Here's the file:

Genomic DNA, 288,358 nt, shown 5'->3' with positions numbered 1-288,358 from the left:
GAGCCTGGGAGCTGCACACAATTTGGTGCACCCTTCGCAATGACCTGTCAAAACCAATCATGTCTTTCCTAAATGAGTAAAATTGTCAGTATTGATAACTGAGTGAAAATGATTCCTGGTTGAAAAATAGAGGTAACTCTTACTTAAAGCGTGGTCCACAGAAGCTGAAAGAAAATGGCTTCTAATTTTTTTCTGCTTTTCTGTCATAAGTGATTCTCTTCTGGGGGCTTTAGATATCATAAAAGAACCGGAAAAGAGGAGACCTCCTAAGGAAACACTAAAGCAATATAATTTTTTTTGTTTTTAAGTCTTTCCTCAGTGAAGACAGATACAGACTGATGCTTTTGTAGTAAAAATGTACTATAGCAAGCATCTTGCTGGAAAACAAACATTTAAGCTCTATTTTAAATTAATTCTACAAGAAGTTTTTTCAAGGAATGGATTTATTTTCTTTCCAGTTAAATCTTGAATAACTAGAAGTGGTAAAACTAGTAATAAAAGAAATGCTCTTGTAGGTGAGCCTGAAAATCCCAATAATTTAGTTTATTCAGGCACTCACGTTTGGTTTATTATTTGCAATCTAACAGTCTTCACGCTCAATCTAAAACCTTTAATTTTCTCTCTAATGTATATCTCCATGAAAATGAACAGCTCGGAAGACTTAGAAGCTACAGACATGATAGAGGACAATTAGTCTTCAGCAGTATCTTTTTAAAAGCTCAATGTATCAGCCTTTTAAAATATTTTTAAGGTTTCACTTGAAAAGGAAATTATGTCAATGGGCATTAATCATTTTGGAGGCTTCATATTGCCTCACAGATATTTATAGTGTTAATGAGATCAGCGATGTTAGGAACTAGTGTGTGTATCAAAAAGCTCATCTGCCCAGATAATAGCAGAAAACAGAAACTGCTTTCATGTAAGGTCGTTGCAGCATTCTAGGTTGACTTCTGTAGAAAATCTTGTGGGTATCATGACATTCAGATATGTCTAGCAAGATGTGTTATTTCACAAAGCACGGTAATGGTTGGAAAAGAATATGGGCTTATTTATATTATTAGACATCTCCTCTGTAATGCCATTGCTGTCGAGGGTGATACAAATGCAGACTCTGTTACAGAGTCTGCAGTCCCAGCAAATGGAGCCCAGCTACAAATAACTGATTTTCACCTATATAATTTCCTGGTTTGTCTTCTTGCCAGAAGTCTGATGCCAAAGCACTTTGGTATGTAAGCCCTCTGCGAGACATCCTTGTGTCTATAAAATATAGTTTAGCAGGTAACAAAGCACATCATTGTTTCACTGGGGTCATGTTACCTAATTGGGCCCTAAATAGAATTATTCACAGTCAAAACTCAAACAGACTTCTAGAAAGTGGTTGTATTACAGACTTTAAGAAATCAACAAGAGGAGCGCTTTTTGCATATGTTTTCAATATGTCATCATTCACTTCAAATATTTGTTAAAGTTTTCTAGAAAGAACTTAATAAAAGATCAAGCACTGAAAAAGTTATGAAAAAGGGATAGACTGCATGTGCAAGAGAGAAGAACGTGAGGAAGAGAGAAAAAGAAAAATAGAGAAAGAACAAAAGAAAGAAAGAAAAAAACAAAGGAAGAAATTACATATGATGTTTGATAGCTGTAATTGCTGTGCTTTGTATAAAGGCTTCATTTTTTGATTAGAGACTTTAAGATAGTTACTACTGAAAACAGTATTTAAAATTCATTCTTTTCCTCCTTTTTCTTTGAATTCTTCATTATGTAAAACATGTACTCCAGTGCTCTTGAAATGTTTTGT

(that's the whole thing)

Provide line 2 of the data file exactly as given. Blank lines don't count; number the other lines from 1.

GAGCCTGGGAGCTGCACACAATTTGGTGCACCCTTCGCAATGACCTGTCAAAACCAATCATGTCTTTCCTAAATGAGTAAAATTGTCAGTATTGATAACTGAGTGAAAATGATTCCTGGTTGAAAAATAGAGGTAACTCTTACTTAAAGCGTGGTCCACAGAAGCTGAAAGAAAATGGCTTCTAATTTTTTTCTGCTTTTCTGTCATAAGTGATTCTCTTCTGGGGGCTTTAGATATCATAAAAGAACCGGAAAAGAGGAGACCTCCTAAGGAAACACTAAAGCAATATAATTTTTTTTGTTTTTAAGTCTTTCCTCAGTGAAGACAGATACAGACTGATGCTTTTGTAGTAAAAATGTACTATAGCAAGCATCTTGCTGGAAAACAAACATTTAAGCTCTATTTTAAATTAATTCTACAAGAAGTTTTTTCAAGGAATGGATTTATTTTCTTTCCAGTTAAATCTTGAATAACTAGAAGTGGTAAAACTAGTAATAAAAGAAATGCTCTTGTAGGTGAGCCTGAAAATCCCAATAATTTAGTTTATTCAGGCACTCACGTTTGGTTTATTATTTGCAATCTAACAGTCTTCACGCTCAATCTAAAACCTTTAATTTTCTCTCTAATGTATATCTCCATGAAAATGAACAGCTCGGAAGACTTAGAAGCTACAGACATGATAGAGGACAATTAGTCTTCAGCAGTATCTTTTTAAAAGCTCAATGTATCAGCCTTTTAAAATATTTTTAAGGTTTCACTTGAAAAGGAAATTATGTCAATGGGCATTAATCATTTTGGAGGCTTCATATTGCCTCACAGATATTTATAGTGTTAATGAGATCAGCGATGTTAGGAACTAGTGTGTGTATCAAAAAGCTCATCTGCCCAGATAATAGCAGAAAACAGAAACTGCTTTCATGTAAGGTCGTTGCAGCATTCTAGGTTGACTTCTGTAGAAAATCTTGTGGGTATCATGACATTCAGATATGTCTAGCAAGATGTGTTATTTCACAAAGCACGGTAATGGTTGGAAAAGAATATGGGCTTATTTATATTATTAGACATCTCCTCTGTAATGCCATTGCTGTCGAGGGTGATACAAATGCAGACTCTGTTACAGAGTCTGCAGTCCCAGCAAATGGAGCCCAGCTACAAATAACTGATTTTCACCTATATAATTTCCTGGTTTGTCTTCTTGCCAGAAGTCTGATGCCAAAGCACTTTGGTATGTAAGCCCTCTGCGAGACATCCTTGTGTCTATAAAATATAGTTTAGCAGGTAACAAAGCACATCATTGTTTCACTGGGGTCATGTTACCTAATTGGGCCCTAAATAGAATTATTCACAGTCAAAACTCAAACAGACTTCTAGAAAGTGGTTGTATTACAGACTTTAAGAAATCAACAAGAGGAGCGCTTTTTGCATATGTTTTCAATATGTCATCATTCACTTCAAATATTTGTTAAAGTTTTCTAGAAAGAACTTAATAAAAGATCAAGCACTGAAAAAGTTATGAAAAAGGGATAGACTGCATGTGCAAGAGAGAAGAACGTGAGGAAGAGAGAAAAAGAAAAATAGAGAAAGAACAAAAGAAAGAAAGAAAAAAACAAAGGAAGAAATTACATATGATGTTTGATAGCTGTAATTGCTGTGCTTTGTATAAAGGCTTCATTTTTTGATTAGAGACTTTAAGATAGTTACTACTGAAAACAGTATTTAAAATTCATTCTTTTCCTCCTTTTTCTTTGAATTCTTCATTATGTAAAACATGTACTCCAGTGCTCTTGAAATGTTTTGT